On Thursday, Richmond released a statement trying to explain his controversial comments, not really saying sorry but just saying his words were misunderstood.

“Since some people have interpreted my joke to mean something that it didn’t I think it is important to clarify what I meant, ” he wrote.  “Where I grew up, saying that someone is looking or acting ‘familiar’ simply means that they are behaving too comfortably.”

Well, that explanation just didn’t do it. And the Twitter-verse wasn’t having it.

And, of course, plenty of people trolled Richmond’s past tweets to get the point across.

And some were just happy Clinton took him to task.

The Chelsea Clinton guide to taking down Trump on Twitter

Let me put it to you like this.
Let me put it to you like this.

Image: Harnik/AP/REX/Shutterstock

While Hillary Clinton lays relatively low and Michelle Obama kicks back in an island paradise, Chelsea Clinton has become a relentless, vocal critic of President Trump and his policies. 

With a signature mix of mild sarcasm and exasperation, she routinely serves up sharp commentary on the 45th president to her 1.5 million followers on Twitter. 

Clinton, like both of her parents, must carefully balance her resistance against the risk of appearing like a so-called sore loser. Indeed, #MAGA supporters love taunting Clinton with reminders of her mother’s defeat. If the trolling irks or intimidates Clinton, it doesn’t show. 

Instead of getting embroiled in Twitter fights with egg avatars, Clinton focuses on her targets for the day, like fighting the refugee and Muslim ban, answering the global gag rule executive order with scientific research and writing the verbal equivalent of a face-palm response to Trump’s incoherent speech at a Black History Month gathering. 

On Thursday, following Trump’s bizarre press conference, Clinton helpfully supplied him with an answer to a question about rising anti-Semitism after he struggled with it for the second day in a row. “One would think he would have thought of an answer since yesterday,” she said. “Here’s one: There’s no place for any bigotry, ever, in America.” 

This is new territory for Clinton. Even though she campaign for her mom, her tweets were typically mild, with stories on global health, scientific research and child development prior to the inauguration. Maybe she was, like her mom and the Obamas, trying to respect a peaceful transfer of power, or felt some deference toward her friend, and the president’s daughter, Ivanka Trump. Whatever held her back, however, doesn’t seem to matter anymore.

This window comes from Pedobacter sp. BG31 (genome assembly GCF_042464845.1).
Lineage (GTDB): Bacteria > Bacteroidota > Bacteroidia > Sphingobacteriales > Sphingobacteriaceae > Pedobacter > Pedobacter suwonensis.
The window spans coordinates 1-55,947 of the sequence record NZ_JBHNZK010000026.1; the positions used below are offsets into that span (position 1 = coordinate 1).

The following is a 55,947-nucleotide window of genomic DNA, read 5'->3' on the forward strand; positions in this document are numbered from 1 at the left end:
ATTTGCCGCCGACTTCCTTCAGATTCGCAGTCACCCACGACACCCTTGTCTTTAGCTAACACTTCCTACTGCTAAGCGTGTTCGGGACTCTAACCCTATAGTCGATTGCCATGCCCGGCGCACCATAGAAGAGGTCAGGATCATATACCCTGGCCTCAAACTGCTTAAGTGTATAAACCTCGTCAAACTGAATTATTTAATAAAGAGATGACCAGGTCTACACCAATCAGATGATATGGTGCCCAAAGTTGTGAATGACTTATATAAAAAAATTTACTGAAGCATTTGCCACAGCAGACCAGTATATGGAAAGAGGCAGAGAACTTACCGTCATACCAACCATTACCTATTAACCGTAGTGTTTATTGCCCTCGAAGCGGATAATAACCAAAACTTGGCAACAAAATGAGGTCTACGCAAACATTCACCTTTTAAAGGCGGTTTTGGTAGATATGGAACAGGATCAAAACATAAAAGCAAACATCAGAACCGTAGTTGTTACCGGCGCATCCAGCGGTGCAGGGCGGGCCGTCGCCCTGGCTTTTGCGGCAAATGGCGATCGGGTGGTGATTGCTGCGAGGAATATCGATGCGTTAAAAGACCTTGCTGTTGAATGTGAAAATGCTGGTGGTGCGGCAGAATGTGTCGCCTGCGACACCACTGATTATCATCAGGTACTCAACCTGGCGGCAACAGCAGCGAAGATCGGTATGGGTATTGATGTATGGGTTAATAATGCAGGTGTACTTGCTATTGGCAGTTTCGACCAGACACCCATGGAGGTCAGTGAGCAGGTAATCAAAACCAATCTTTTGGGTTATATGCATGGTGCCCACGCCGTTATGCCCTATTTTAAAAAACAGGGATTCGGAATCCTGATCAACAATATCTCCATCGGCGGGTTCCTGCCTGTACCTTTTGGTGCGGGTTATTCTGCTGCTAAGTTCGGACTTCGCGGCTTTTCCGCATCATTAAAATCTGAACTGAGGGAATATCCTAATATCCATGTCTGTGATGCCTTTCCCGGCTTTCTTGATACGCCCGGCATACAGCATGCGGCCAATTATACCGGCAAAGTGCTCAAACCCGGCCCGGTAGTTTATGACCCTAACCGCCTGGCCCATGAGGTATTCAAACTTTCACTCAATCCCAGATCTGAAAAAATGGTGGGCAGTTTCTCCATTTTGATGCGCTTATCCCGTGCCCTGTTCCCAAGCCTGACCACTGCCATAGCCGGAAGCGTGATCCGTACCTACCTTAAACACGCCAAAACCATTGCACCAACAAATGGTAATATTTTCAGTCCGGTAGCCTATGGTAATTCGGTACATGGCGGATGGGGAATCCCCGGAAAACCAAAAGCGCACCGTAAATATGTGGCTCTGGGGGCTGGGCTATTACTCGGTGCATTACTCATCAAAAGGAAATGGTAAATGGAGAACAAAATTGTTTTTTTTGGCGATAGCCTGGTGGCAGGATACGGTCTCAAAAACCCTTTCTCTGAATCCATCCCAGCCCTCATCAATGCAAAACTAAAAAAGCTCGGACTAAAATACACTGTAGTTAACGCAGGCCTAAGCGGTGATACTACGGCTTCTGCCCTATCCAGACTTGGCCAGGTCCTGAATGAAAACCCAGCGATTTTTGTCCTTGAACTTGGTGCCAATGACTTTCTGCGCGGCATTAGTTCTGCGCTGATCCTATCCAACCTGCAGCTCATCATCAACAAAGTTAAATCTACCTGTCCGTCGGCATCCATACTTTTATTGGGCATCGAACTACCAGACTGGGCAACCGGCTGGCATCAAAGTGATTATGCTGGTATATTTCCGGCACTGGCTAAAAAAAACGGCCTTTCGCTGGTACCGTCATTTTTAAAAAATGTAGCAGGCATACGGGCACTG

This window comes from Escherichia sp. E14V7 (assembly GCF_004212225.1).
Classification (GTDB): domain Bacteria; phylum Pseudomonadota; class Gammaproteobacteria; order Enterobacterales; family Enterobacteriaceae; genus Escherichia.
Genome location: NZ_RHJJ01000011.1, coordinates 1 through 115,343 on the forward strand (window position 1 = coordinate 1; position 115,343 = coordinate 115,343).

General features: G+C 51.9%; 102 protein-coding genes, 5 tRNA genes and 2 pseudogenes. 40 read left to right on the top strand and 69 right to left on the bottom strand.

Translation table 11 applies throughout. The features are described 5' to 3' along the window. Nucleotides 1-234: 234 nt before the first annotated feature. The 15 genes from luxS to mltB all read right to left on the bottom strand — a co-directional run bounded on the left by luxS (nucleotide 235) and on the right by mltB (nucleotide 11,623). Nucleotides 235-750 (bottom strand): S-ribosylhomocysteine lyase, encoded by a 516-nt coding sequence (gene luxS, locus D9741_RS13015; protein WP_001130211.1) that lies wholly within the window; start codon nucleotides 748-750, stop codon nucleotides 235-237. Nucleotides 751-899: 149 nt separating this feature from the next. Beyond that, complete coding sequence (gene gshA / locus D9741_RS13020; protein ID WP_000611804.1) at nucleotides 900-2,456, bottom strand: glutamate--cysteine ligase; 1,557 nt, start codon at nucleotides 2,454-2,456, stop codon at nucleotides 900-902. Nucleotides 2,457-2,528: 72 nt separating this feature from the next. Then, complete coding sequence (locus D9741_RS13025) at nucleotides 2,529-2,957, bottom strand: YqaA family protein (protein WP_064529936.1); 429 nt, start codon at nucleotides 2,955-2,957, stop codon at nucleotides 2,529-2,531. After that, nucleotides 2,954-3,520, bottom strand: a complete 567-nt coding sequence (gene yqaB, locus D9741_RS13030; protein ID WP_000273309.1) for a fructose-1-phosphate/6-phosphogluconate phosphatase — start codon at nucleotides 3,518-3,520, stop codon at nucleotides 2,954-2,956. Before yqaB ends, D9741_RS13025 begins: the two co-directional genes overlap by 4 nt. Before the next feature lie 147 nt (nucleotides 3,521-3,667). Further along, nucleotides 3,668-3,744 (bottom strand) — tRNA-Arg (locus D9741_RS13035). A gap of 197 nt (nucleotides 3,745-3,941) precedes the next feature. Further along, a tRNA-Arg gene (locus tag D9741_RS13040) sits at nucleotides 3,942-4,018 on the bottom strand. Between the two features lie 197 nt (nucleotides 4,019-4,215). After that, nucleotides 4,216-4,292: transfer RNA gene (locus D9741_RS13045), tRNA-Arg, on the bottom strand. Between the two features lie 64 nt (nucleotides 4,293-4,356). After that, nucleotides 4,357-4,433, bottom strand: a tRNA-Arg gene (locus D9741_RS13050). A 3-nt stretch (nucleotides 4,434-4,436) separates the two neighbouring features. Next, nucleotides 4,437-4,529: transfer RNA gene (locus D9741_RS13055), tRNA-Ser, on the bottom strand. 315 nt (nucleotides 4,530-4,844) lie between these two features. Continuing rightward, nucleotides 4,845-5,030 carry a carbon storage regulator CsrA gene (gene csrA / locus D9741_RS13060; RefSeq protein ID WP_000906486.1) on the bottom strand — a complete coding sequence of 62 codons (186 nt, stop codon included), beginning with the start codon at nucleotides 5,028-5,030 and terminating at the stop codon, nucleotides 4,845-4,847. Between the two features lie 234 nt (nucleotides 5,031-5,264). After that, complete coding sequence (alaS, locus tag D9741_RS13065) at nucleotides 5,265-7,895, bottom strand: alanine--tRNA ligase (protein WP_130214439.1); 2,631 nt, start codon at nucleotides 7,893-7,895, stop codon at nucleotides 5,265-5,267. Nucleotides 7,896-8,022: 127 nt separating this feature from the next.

Here’s how she’s pulling off the high-wire act: 

1. The rhetorical question is your friend. 

Clinton doesn’t need lengthy threads or tweets that push the 140-character max. She instead tends toward pithy questions that make a dramatic point about Trump’s behavior and decision-making. 

Image: Chelsea Clinton / Twitter

Image: chelsea clinton / twitter

2. A little sarcasm goes a long way. 

Clinton knows how to lean into sarcasm and irony without leaning so hard that she looks bitter or humorless. 

Image: chelsea clinton / twitter

Image: chelsea clinton / twitter

3. Take on Trump’s actions and policies, not just him. 

Clinton rarely says Trump’s name. Instead, she includes tweet links that do mention his name or explain the impact of his policies, and builds her commentary on that.  

Image: Chelsea clinton / twitter

Image: Chelsea Clinton / Twitter

4. Smart retweets. 

Clinton’s retweet game is strong. She clearly carefully chooses which voices to amplify with her sizable platform. 

Image: twitter

Image: Twitter

5. Tweet about good people. 

Clinton’s Twitter feed would be pretty bleak if it only took on Trump and his administration. Instead, she utilizes the value of good counter-programming, particularly when it involves good people inspiring others, and doing the right thing. 

Clinton is only three weeks into challenging Trump and his administration. In that short time, though, she’s becoming what Hillary Clinton and Michelle Obama can’t be yet: a woman who doesn’t hold office but possesses both political power and the ability to speak forcefully about threats to American democracy.